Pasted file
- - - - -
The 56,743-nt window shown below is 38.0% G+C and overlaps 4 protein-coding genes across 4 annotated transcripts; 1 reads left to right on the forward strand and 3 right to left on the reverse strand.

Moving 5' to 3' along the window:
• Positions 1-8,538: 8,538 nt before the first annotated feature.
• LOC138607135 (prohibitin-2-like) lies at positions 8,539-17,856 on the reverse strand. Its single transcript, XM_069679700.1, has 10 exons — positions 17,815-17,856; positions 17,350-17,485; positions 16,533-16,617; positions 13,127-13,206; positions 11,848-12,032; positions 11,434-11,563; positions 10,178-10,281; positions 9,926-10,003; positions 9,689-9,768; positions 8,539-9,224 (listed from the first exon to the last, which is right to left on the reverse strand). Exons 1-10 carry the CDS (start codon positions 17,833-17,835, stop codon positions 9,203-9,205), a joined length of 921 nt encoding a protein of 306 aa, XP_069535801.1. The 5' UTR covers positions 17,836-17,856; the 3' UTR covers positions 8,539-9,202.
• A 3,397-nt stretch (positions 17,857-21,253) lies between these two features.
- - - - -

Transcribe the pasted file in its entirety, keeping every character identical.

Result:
The 56,743-nt window shown below is 38.0% G+C and overlaps 4 protein-coding genes across 4 annotated transcripts; 1 reads left to right on the forward strand and 3 right to left on the reverse strand.

Moving 5' to 3' along the window:
• Positions 1-8,538: 8,538 nt before the first annotated feature.
• LOC138607135 (prohibitin-2-like) lies at positions 8,539-17,856 on the reverse strand. Its single transcript, XM_069679700.1, has 10 exons — positions 17,815-17,856; positions 17,350-17,485; positions 16,533-16,617; positions 13,127-13,206; positions 11,848-12,032; positions 11,434-11,563; positions 10,178-10,281; positions 9,926-10,003; positions 9,689-9,768; positions 8,539-9,224 (listed from the first exon to the last, which is right to left on the reverse strand). Exons 1-10 carry the CDS (start codon positions 17,833-17,835, stop codon positions 9,203-9,205), a joined length of 921 nt encoding a protein of 306 aa, XP_069535801.1. The 5' UTR covers positions 17,836-17,856; the 3' UTR covers positions 8,539-9,202.
• A 3,397-nt stretch (positions 17,857-21,253) lies between these two features.